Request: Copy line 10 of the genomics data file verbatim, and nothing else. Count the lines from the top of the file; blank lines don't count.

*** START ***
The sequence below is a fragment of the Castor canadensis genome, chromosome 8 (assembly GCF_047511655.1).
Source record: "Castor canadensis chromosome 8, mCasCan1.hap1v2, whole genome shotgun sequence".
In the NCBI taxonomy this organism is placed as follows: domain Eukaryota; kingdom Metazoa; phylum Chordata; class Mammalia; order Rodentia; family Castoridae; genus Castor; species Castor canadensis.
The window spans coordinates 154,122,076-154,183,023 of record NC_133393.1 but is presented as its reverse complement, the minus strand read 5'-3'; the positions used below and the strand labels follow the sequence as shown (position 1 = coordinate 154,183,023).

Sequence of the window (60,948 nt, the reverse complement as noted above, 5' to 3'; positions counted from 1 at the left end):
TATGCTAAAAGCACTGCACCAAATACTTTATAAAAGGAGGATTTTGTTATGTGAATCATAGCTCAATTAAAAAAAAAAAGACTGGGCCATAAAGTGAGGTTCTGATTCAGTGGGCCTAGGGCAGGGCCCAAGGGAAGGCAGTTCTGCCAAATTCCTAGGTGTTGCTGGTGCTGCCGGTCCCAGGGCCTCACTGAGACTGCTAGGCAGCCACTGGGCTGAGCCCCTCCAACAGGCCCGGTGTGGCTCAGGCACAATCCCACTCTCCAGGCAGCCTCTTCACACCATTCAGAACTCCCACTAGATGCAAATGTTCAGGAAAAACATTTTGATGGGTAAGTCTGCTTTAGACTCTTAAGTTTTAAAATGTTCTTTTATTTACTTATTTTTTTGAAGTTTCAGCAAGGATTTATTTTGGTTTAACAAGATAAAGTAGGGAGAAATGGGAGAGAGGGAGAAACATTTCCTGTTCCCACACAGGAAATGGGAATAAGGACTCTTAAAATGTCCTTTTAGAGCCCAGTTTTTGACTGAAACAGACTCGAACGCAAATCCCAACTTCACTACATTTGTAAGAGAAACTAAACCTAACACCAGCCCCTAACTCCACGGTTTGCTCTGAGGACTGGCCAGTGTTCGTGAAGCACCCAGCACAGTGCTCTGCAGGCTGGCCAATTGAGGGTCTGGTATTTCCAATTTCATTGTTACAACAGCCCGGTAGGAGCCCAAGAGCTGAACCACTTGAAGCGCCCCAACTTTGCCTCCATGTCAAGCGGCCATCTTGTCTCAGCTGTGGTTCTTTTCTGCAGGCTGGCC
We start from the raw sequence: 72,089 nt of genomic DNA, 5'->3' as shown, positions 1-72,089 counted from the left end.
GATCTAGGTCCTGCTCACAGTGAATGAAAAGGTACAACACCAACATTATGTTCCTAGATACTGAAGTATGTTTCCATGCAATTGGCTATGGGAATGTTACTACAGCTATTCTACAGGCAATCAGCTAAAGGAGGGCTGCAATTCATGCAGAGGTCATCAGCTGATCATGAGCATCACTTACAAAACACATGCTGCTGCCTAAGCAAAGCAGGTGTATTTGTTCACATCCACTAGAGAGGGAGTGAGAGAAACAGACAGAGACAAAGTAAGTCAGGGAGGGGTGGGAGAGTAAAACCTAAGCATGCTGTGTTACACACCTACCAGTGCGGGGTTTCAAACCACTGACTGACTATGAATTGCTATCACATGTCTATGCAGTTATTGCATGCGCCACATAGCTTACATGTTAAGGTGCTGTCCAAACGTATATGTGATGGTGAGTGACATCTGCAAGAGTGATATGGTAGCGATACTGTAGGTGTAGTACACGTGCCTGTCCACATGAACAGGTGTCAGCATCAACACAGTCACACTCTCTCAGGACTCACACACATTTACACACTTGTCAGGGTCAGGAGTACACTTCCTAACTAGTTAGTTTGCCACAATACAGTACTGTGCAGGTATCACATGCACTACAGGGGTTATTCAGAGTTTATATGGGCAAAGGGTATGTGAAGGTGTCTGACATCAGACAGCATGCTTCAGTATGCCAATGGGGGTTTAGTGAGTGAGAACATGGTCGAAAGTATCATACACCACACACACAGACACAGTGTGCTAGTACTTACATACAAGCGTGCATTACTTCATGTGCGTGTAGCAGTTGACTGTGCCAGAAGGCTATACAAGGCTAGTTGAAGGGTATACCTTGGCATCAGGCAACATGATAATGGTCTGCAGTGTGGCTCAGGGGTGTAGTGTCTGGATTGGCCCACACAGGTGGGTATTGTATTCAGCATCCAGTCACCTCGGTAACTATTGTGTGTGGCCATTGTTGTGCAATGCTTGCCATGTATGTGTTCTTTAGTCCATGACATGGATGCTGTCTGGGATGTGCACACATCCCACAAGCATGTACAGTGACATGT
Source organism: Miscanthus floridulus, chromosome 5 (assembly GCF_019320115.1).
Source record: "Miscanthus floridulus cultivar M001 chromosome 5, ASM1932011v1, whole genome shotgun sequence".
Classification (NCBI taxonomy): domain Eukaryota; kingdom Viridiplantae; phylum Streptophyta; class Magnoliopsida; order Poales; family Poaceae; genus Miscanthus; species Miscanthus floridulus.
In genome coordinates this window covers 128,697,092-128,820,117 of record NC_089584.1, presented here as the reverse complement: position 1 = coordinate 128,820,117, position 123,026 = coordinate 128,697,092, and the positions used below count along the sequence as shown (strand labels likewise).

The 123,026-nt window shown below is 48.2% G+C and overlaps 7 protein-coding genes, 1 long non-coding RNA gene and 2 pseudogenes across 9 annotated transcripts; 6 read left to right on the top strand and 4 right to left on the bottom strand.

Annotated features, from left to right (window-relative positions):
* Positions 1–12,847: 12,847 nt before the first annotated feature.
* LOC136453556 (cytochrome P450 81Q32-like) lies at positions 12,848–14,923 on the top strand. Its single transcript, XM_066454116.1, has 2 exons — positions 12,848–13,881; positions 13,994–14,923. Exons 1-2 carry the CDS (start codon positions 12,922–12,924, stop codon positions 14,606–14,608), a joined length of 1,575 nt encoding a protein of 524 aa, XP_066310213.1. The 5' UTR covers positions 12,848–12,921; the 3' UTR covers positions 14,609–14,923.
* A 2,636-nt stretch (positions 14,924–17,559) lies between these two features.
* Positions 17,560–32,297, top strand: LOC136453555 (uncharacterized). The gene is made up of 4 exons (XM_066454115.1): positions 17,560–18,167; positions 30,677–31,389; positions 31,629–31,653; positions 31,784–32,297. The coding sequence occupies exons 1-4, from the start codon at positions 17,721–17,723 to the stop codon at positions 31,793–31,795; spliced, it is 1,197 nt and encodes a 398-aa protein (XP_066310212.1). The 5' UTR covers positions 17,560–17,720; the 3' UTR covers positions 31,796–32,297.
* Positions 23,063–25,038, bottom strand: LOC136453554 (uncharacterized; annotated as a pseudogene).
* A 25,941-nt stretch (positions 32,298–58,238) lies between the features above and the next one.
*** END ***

Source record: "Miscanthus floridulus cultivar M001 chromosome 5, ASM1932011v1, whole genome shotgun sequence".